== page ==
[Secure-testing-team] Keeping us busy in Oldenburg

Moritz Muehlenhoff jmm at inutil.org
Tue Sep 20 14:29:18 UTC 2005

some "agenda" items from Micah (the part above) and from me. Unfortunately
I didn't have had the time to organize the list a bit more, there are
some duplications. Any additions? (IME discussions tend to be more productive
if people have the chance to brainstorm about the topics in advance).



Things having to do with Stable Security:

1. The perception of debian-security being broken

Communication issues:
   a. lack of communication with developers who have security bugs
   b. lack of communication with the project as a whole

Infrastructure issues:
   a. no mirrors of security.debian.org (recent heiss article)

Policy issues:
   a. The structure of the debian-security group, its not a delegated
position, there is no clear way of joining, and there is no clear reason
why there are so many people who are part of the group but only Joey is
doing work (ie. there is no clear way of removing people)

Workflow issues
   a. tracking security issues
   b. preparing fixes
   c. issuing advisories
   d. publishing security information (such as the php security policy)

2. Fixing debian-security

   a. ways that testing security can help with stable security?
   b. resolving kernel security issues (getting someone from  			
debian-kernel as a member of debian-security?)
   b. ...

Things having to do with Testing Security:

1. Overview of how people do work to see where we are missing things,
such as watching uploads for CAN fixes? Are there ways to automate
checking if vulnerabilities affect Debian?
2. Documentation of workflow (claiming, filing bugs, working with
package maintainers, etc.) handling kernel issues; embedded source
issues; severity levels; obtaining CVE identifiers; mailing lists to
monitor; websites to frequent/aggregate...
2. key signing ;)
3. Kernel issues
4. tsck
5. Fixing unresolved problems

- We should automate fishing security related bugs from bugs-dist,
  which is too crowded to read it completely by hand.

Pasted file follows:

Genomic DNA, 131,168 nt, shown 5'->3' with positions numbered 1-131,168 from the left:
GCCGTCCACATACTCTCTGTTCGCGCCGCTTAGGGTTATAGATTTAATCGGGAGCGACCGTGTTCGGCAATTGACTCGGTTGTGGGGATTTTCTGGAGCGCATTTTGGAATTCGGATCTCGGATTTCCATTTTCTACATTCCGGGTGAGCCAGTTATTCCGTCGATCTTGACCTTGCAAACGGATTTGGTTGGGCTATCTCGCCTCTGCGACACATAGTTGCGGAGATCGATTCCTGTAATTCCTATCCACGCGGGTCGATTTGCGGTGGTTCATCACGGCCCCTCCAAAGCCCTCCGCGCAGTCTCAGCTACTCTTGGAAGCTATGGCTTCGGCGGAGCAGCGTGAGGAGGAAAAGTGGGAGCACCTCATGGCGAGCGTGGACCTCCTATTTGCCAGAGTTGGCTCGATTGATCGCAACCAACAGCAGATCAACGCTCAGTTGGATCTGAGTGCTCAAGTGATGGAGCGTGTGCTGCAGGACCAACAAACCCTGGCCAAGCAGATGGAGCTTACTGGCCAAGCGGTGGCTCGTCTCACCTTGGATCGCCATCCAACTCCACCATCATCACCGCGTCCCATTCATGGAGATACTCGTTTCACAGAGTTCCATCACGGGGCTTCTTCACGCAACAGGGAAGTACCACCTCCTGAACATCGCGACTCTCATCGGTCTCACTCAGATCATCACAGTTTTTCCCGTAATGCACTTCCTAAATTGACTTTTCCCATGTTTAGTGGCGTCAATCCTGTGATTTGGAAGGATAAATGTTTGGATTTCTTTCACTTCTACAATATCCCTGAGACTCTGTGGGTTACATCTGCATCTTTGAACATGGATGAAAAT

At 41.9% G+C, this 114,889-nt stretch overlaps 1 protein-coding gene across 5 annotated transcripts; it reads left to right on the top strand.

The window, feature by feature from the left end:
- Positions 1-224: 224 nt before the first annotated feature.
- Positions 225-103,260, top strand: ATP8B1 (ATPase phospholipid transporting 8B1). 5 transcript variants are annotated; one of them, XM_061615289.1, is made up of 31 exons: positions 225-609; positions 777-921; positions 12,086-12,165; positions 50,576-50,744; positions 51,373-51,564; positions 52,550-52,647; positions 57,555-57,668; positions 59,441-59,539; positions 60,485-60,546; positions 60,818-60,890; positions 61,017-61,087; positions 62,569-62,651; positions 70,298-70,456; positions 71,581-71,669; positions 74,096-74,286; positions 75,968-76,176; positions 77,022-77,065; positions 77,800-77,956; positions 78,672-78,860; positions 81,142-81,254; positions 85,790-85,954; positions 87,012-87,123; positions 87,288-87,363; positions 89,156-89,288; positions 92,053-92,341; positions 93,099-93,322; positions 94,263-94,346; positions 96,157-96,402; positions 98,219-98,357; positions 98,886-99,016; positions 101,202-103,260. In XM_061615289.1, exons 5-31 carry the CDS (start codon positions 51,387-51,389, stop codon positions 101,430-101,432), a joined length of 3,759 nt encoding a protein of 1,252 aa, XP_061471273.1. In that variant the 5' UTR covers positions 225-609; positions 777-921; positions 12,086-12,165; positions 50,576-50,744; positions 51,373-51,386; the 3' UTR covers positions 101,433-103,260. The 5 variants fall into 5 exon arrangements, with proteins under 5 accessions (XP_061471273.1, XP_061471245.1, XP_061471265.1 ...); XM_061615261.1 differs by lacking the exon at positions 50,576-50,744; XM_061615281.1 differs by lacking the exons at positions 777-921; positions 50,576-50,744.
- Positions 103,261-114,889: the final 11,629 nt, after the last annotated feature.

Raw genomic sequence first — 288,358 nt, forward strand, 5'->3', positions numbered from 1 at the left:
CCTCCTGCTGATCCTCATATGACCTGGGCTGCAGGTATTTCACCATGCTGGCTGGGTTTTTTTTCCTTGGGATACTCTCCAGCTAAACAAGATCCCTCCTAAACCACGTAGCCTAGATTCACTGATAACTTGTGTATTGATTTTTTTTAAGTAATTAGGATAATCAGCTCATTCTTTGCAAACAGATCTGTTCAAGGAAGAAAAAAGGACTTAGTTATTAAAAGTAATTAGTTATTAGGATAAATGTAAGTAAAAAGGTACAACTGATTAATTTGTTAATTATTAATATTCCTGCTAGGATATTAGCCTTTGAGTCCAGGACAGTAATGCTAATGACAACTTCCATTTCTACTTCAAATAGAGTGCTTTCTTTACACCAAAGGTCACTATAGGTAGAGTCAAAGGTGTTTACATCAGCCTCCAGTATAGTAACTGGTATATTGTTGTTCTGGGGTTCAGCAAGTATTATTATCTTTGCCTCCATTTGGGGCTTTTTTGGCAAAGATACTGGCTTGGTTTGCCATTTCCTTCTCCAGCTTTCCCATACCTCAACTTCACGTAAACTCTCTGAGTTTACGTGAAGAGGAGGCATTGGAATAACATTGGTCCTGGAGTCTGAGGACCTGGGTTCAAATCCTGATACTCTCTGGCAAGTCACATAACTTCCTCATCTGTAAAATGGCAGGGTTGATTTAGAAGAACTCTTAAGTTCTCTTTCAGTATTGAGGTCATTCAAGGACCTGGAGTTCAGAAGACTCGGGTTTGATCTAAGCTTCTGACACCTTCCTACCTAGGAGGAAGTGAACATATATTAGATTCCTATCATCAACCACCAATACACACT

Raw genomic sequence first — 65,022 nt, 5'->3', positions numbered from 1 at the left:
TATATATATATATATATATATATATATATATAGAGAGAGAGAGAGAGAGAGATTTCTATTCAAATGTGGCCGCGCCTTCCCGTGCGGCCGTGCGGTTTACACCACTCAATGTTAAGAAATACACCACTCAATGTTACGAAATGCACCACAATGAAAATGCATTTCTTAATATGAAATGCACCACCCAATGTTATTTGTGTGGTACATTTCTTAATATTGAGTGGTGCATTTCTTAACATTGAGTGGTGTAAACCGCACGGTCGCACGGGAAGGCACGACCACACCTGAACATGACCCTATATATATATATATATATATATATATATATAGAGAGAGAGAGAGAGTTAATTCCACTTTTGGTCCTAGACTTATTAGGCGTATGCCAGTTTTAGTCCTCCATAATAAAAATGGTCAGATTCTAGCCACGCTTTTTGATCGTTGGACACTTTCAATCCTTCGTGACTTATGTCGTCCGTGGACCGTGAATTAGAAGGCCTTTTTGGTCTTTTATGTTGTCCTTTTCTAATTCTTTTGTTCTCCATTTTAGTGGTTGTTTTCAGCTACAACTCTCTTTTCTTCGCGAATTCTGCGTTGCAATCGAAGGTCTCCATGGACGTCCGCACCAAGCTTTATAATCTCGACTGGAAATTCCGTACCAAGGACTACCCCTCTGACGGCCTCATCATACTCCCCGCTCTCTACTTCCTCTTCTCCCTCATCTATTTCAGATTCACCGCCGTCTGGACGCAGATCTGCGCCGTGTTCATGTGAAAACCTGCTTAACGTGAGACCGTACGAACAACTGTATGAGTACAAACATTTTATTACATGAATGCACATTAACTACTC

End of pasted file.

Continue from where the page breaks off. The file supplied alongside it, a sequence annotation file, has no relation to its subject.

- All currently opened security bugs should be checked wrt versioned
  bug tracking and appropriate found/notfound tags should be added
- The developer's reference entry wrt handling security bugs should
  be updated/extended, it's currently too terse and lacks important
- Add the proposed syntax improvements from Florian Weimer
  We should keep the CAN/list syntax fixed from now, so let's better
  make it right
- It would be nice to have a collaborative SVN of security patches.
  Finding patches takes time (even if no non-security changes have to
  be stripped and if it's only digging in Bugzilla for half an hour)
  and it's also handy for review.
- Monitoring publicly available exploits is time-consuming, but there
  are some services like the "exploit tree" that make this a bit more
  feasible. This could be evaluated so that more urgent matters can
  be addressed faster.
- At least one security update for non-free never made it into testing
  for several months, because non-free is not fully auto built and due
  to arch asyncronity no transition took place. I was told that
  unofficial autobuilders for non-free exist. How can we use these to
  prevent such issues in the future?
- What can be done to improve kernel support? At least for 2.4 manual
  porter building will be required further, how can we prevent situations
  where missing kernel builds block transitions? How can we make the
  whole kernel with it's plethora of vulnerabilities more transparent?
- We should have a run over all long-standing security issues in sid
  and prepare patches/NMUs for as many as possible.
- The tracking page should be generated for sid as well, it seems to me
  that security bugs in packages not in testing are currently vanishing
  from our radar.
- Add daily syntax checks based on Florian's Python lib code
- Check, which work is required to cope with the change in the CVE naming
  scheme. We should also discuss what to do with older CANs already moved
  to CVEs
- Generate package specific security overviews for the PTS, this includes
  having a complete sweep over the CAN/list to convert information formerly
  included in NOTE:s into not-affected and possibly also converting some
  severities from low into unimportant
- Add a search function to s-t.debian.net to allow users direct checks,
  whether Debian is affected by a vulnerability.
- Review/refine the current DTSA processing process, fix some bugs in
  the scripts involved
- I'm planning to finish tsck, so that a system specific security overview
  can be generated
- Embedded code copies should be tracked better and more efficiently.
  Early stages are already checked in CVN as embedded-code-copies.txt,
  but this needs improving. Each maintainer should know best, so we
  should use that knowledge. Furthermore it might be fruitful to
  evaluate automatic methods. In scientific literature they are called
  "type 0 clones" (with types greater than 0 being more complex semantic
  clones) and Baxter/Baker have described methods to find them. We should
  check, whether free implementations exist. Ubuntu will have such a list
  as well, we should keep probably maintain this together.
- There has been an offer by a company for their proprietary solution of
  doing static analysis on binaries. There were some organisational hurdles
  IIRC, should we come back to them?
- Find a way how security issues should be documented that don't have a bug
  and are already fixed
- Packages, which have been removed from testing by the RMs due to security
  bugs should be handled separately, they might get lost from our radar,
  although they're still installed

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